Australia condemns anti-homosexuality laws in Uganda and Nigeria

Media release

7 February 2013

Foreign Minister Bob Carr today said Australia had lodged formal diplomatic protests against proposed legislation in Uganda which would make homosexuality punishable by life imprisonment, and in Nigeria where new laws would impose a 14 year sentence.

"These anti-homosexuality measures are a disgrace to human decency and should be withdrawn," Senator Carr said.

"Australia has consistently opposed these Ugandan and Nigerian laws.

"We've conveyed this message directly to these governments and urged them to think again.

"And we'll continue to voice Australia's opposition if these matters are returned before the Ugandan or Nigerian parliaments in 2013."

Senator Carr said Australia had formally objected to the proposed laws in talks with Ugandan and Nigerian officials in November 2012. This follows earlier protests by Australia in 2010, 2011 and in January 2012.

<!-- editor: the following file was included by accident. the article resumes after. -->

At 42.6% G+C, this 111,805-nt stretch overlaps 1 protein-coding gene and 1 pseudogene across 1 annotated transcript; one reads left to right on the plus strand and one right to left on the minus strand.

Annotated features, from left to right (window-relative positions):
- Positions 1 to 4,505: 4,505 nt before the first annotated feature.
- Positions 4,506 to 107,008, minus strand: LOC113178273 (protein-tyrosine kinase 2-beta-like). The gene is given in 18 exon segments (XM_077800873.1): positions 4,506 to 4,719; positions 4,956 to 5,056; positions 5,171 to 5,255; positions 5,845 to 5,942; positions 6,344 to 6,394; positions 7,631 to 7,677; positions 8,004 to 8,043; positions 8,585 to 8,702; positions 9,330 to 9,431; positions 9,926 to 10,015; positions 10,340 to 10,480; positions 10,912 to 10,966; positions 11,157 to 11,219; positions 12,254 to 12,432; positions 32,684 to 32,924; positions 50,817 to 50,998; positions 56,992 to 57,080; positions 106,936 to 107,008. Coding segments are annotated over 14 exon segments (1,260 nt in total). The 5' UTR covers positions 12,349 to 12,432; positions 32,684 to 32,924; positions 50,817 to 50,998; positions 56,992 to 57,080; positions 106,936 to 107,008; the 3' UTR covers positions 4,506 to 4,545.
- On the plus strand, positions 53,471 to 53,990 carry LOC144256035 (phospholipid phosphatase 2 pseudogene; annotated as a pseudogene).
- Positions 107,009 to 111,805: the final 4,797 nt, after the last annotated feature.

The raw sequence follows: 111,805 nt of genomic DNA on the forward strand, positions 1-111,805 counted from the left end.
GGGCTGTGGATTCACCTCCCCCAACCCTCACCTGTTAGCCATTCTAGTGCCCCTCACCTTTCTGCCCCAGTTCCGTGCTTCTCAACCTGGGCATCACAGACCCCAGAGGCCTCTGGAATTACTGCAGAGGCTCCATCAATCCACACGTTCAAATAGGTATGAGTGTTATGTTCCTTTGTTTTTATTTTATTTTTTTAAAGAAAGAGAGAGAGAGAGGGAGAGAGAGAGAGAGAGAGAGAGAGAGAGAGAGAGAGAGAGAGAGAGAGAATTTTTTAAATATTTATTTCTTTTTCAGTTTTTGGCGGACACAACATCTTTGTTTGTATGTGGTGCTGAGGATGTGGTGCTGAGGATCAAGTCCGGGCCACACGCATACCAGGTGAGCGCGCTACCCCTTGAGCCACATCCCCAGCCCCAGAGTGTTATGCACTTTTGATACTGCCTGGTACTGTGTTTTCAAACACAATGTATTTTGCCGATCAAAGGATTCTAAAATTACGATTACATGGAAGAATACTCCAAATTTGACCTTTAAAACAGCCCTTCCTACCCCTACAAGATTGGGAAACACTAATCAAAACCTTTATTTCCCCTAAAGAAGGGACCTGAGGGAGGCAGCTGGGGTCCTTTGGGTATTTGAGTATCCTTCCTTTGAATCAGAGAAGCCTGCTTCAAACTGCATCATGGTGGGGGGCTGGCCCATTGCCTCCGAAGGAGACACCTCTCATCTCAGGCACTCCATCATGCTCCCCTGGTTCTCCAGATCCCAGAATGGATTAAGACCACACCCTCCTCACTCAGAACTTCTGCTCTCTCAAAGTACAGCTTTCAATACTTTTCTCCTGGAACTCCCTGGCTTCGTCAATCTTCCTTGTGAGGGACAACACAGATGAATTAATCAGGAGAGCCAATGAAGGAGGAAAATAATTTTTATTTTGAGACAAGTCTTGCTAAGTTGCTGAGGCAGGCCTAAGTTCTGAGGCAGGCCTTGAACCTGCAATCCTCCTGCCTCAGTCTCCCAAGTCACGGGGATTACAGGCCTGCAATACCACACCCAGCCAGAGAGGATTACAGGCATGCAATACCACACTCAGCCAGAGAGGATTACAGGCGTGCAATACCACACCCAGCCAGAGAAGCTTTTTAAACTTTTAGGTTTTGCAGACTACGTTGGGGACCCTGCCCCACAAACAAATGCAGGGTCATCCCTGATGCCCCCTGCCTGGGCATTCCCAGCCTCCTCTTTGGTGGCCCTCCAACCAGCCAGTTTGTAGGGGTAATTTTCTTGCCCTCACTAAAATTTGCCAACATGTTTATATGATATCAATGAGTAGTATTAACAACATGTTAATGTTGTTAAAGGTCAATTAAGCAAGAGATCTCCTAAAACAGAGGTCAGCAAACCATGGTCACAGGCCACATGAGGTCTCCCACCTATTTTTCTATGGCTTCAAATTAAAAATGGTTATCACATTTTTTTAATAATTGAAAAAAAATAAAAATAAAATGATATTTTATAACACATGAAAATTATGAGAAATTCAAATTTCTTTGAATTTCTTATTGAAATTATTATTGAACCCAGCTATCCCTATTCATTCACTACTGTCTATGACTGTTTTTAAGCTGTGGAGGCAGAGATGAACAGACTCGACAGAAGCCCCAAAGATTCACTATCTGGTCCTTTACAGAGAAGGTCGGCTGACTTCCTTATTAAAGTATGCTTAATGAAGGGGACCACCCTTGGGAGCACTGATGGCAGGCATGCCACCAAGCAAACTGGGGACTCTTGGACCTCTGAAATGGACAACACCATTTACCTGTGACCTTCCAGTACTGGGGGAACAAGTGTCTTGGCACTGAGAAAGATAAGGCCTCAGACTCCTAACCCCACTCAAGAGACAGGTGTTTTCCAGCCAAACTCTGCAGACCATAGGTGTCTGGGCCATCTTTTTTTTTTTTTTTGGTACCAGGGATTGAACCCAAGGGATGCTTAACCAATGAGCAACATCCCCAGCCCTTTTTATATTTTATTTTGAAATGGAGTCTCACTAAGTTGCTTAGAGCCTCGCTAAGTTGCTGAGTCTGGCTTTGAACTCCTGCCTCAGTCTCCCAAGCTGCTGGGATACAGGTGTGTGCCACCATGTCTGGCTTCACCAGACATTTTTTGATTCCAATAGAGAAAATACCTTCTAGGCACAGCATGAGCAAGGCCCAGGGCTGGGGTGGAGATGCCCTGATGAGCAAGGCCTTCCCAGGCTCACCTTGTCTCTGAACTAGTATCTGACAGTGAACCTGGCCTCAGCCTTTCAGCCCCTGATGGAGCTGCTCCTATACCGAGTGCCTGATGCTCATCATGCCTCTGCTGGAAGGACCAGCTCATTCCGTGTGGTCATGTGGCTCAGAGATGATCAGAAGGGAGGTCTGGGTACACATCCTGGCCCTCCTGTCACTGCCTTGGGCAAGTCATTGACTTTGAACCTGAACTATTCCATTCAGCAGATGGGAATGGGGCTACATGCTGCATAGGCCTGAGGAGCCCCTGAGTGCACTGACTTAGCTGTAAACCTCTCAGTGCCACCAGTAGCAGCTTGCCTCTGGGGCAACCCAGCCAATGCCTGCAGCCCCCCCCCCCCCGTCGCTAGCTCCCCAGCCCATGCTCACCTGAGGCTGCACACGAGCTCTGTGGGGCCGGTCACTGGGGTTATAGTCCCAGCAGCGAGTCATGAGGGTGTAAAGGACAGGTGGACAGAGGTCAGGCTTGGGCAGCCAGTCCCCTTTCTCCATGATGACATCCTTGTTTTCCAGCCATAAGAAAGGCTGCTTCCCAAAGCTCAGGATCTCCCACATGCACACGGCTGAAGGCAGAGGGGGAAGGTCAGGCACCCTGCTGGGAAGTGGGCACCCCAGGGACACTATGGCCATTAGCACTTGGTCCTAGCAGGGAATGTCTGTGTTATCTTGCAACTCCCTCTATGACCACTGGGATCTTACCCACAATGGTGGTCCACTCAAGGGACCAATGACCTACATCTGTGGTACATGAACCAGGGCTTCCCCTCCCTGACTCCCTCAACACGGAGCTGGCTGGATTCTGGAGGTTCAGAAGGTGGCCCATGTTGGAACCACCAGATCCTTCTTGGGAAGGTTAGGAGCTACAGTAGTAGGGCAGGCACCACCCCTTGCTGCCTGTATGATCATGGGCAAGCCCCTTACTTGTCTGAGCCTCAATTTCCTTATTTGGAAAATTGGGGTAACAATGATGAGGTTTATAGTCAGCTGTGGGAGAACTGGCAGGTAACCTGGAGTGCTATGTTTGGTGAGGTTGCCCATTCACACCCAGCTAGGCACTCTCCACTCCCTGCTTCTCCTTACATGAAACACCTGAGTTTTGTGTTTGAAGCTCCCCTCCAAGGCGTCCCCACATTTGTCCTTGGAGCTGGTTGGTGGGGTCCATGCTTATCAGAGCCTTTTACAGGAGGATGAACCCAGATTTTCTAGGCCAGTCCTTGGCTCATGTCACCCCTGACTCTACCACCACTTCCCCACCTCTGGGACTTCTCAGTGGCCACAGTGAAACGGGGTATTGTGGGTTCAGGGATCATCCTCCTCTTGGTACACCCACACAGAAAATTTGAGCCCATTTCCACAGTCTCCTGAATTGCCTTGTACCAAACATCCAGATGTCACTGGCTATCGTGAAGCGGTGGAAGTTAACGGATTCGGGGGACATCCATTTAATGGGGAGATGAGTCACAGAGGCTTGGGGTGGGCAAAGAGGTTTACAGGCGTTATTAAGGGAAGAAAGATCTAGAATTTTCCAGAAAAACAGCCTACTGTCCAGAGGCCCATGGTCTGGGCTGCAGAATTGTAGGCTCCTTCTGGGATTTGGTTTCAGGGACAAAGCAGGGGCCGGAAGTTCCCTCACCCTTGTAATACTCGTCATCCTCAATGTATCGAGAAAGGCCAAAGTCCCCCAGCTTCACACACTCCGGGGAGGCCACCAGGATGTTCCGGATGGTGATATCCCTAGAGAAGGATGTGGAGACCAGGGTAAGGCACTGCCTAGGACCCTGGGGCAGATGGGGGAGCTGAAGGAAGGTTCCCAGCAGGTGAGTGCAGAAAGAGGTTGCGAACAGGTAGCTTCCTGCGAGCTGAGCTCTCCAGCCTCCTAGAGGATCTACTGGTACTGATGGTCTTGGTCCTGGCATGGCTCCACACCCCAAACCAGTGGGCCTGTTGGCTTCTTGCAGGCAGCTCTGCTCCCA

In November 2012 the Australian Senate also passed a motion opposing the proposed laws and urging Uganda and Nigeria to uphold lesbian, gay and transgender rights.

Homosexuality is illegal in both Uganda and Nigeria and punishable in Uganda by up to 14 years jail.

Uganda's proposed new laws would extend the penalty for homosexual acts to life imprisonment, with a three-year sentence for those who fail to report alleged "offences."

Nigeria's Same Sex Marriage (Prohibition) Law has passed its Parliament but is not yet signed into law. The law introduces sentences of up to 14 years for homosexual acts and also potentially criminalises advocacy for LGBT rights.

In addition to Australia's objections, Uganda's and Nigeria's proposed anti-homosexuality laws have drawn condemnation from US President Barack Obama and the governments of the United Kingdom, Canada and France.

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